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The question is from Round $1$ of $1996/97$ Iranian National Mathematical Olympiad. My attempt at a solution is as below:

$a,b,c,d$ cannot all be odd because then their sum would be even and therefore not prime. So, at least one of $a,b,c,d$ is even. Given that $ad=bc$, at least two of $a,b,c,d$ are even. If only two of $a,b,c,d$ are even, then $a+b+c+d$ is even and is not prime. Therefore, the only possibility is that three of $a,b,c,d$ are even.

Without loss of generality, let $a,b,c$ be even. Using $ad=bc$, we can prove that (after cancelling out any higher powers of $2$ that $a,b,c$ might share), $a\equiv 0\pmod 4$, $b\equiv 2\pmod 4$ and $c\equiv 2\pmod 4$, basically that $a$ has one extra power of $2$ than $b,c$.

I am stuck after this and do not know how to proceed

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5 Answers 5

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I'm not sure how to end your solution, but I have another one if you are interested:

Suppose $a+b+c+d=p\in \mathbb{P}$. Since $d=p-a-b-c$ we get $$a(p-a-b-c)=bc$$ so $$ ap = (a+b)(a+c) \implies p\mid a+b \;\;\;\;{\rm or }\;\;\;\;p\mid a+c$$

A contradiction (since $p>a+b$ and $p>a+c$).

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    $\begingroup$ I think that we may well have the same solution "under the hood", but I like your spin on it better. $\endgroup$ Jun 9, 2018 at 14:35
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Since $d = bc/a$ is an integer, we can factor $d = (b/x)(c/y)$ for some positive integers $x,y$ such that $b/x$ and $c/y$ are integers and $xy=a$. (This is intuitively clear and can be made rigorous by playing around with prime factorizations of $a,b,c$.)

Then $$ a + b + c + d = xy + b + c + (b/x)(c/y) = (x + c/y)(y + b/x) $$ which is always a nontrivial factorization, so $a+b+c+d$ cannot be prime.

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Here's one way to do it. Maybe not the best.

Let $w = \gcd(a,b)$ so that $a = a'w$ and $b=b'w$ so we have

Let $v = \gcd(c,d)$ so that $c =c'v$ and $d=d'v$ so we have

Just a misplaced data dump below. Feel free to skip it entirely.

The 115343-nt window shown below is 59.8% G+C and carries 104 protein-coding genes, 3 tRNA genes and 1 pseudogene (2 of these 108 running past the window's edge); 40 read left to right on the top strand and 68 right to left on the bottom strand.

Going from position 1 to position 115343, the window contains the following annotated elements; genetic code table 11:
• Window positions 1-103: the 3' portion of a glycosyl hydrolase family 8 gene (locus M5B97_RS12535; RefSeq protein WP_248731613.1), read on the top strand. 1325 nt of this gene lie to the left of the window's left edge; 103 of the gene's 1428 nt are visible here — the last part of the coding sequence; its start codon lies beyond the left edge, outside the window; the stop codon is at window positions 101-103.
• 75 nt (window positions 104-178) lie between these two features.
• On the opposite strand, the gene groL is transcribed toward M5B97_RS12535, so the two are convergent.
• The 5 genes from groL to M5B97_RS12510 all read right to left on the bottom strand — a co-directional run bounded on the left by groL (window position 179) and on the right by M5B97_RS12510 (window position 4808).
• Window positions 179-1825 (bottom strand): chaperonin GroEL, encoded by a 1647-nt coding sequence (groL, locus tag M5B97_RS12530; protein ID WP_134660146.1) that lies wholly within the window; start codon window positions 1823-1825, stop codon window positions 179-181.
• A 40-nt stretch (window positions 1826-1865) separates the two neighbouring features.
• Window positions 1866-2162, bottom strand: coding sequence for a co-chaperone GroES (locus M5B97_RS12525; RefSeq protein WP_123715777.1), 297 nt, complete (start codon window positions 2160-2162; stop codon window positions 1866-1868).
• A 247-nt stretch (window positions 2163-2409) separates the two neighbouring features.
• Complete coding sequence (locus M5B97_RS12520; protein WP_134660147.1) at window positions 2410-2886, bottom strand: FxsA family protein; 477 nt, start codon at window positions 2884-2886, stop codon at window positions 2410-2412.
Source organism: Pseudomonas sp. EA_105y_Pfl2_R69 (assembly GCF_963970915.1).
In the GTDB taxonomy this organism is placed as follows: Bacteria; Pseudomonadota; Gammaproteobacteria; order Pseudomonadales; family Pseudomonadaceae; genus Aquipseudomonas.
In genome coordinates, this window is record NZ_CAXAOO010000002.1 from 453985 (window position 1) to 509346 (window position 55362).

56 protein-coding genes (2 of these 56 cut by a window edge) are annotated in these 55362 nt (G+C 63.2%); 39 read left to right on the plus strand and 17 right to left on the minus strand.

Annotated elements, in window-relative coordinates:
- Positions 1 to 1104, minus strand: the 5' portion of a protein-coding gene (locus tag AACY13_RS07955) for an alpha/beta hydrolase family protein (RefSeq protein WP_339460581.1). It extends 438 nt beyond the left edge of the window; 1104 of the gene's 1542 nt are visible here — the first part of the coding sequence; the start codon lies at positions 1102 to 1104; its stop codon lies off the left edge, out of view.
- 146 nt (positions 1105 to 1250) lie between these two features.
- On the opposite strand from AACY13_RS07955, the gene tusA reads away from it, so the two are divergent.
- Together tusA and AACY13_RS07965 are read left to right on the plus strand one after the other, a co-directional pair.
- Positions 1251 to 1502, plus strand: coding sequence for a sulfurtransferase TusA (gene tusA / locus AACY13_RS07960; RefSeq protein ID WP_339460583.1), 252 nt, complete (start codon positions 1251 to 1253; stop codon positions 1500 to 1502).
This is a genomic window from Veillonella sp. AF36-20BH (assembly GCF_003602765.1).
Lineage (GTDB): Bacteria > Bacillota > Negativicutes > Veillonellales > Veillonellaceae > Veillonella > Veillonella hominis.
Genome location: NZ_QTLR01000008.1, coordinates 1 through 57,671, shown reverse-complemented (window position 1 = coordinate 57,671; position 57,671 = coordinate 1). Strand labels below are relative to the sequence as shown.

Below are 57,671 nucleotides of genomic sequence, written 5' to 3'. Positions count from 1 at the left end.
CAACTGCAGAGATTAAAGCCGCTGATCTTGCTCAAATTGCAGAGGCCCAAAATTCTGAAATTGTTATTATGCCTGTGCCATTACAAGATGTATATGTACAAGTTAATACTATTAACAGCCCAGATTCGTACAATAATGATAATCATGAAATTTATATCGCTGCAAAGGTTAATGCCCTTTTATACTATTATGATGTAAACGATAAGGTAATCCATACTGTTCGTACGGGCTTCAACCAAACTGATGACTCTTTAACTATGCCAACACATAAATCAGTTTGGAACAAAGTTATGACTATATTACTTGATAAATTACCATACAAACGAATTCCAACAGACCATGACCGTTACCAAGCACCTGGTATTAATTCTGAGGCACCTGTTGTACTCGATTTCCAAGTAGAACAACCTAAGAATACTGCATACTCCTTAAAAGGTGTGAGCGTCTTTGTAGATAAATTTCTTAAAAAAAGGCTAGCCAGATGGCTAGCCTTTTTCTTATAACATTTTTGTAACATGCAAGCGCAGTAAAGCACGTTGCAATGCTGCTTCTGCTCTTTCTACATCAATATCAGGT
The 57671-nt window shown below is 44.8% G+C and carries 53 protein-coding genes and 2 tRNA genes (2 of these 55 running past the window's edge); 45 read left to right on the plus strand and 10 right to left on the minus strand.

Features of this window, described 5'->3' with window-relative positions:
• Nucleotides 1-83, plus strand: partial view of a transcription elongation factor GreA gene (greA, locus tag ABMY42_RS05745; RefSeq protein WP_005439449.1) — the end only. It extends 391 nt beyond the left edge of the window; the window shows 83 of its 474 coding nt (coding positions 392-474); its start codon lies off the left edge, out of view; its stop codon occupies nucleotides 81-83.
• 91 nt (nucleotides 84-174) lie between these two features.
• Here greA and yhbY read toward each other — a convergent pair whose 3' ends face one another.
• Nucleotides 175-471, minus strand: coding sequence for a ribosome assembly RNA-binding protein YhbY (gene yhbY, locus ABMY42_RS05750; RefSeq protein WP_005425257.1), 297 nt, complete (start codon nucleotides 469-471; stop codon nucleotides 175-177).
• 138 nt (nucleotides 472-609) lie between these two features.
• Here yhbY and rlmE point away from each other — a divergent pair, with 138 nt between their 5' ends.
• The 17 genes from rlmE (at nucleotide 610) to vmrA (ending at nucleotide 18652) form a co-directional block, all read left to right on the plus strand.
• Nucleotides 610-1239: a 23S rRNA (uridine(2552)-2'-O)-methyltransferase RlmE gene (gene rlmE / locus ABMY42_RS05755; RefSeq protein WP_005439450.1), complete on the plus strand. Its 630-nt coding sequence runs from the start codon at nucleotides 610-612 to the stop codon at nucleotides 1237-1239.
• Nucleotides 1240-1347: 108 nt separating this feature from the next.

$ad = bc$

$a'd'wv = b'c'wv$ so $a'd' =b'c'$. So we have $b'|a'd'$ but as $a',b'$ are relatively prime $b'|d'$. And we also have $d'|b'c'$ but as $d',c'$ are relatively prime we have $d'|b'$.

So $b'|d'$ and $b'|d'$ and (these are positive values) so $d' = b'$. And so

$a'd' = d'c'$ so $c'= a'$.

And... that's it really.

$a + b + c + d= a'w + b'w + c'v + d'v = a'w+ d'w + a'v + d'v= (a'+d')(v + w)$

As we assumed $a,b,c,d> 0$ then $a',d',v,w \ge 1$ and $(a'+d'), (v+w)\ge 2$. Thus it's a composite number.

All the posted answers are more or less the same. It's just a matter of which tack seems clearer and straight forward. Mine isn't the fastest but it "falls out" pretty nicely.

It also gives us a useful lemma:

If $ab = cd$ then $\frac a{\gcd(a,b)} = \frac c{\gcd(c,d)}$ and $\frac b{\gcd(a,b)} = \frac d{\gcd(c,d)}$ .

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  • $\begingroup$ For $(a,b,c,d)=(4,35,7,20)$, the lemma says $4=7$. $\endgroup$
    – robjohn
    Jun 9, 2018 at 18:56
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Let $e$ be the highest common factor of $a$ and $b$; $f=a/e$; $g=b/e$. Then $f$ and $g$ are coprime. Let $h=c/f$. Then $h=bc/efg=ad/efg=d/g$. $h$ is rational. If some prime $p$ divides the denominator of $h$, then $p\mid f$ and $p\mid g$. (This is because $h$ and $ph$ have the same numerator, so therefore do $c/f$ and $pc/f$, so $p\mid f$; likewise $g$.) So $pe\mid a$ and $pe\mid b$, contradicting the definition of $e$. Thus $h$ is an integer. Then $$n=a+b+c+d=ef+eg+fh+gh=(e+h)(f+g).$$ As each of $e, f, g, h\geqslant 1$, the factors are non-trivial, so $n$ is composite.

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If $ad=bc$, then $$ \begin{align} an &=a(a+b+c+d)\\ &=(a+b)(a+c)\tag1 \end{align} $$ Use Bezout's Identity to write $(a,b)=ax_b+by_b$ and $(a,c)=ax_c+cy_c$. Then $$ \begin{align} \frac{(a,b)(a,c)}a &=ax_bx_c+cx_by_c+bx_cy_b+dy_by_c\\ &\in\mathbb{Z}\tag2 \end{align} $$ Thus, $$ n=\frac{(a,b)(a,c)}a\overbrace{\ \ \frac{a+b}{(a,b)}\ \ }^{\ge2}\overbrace{\ \ \frac{a+c\vphantom{b}}{(a,c)}\ \ }^{\ge2}\tag3 $$

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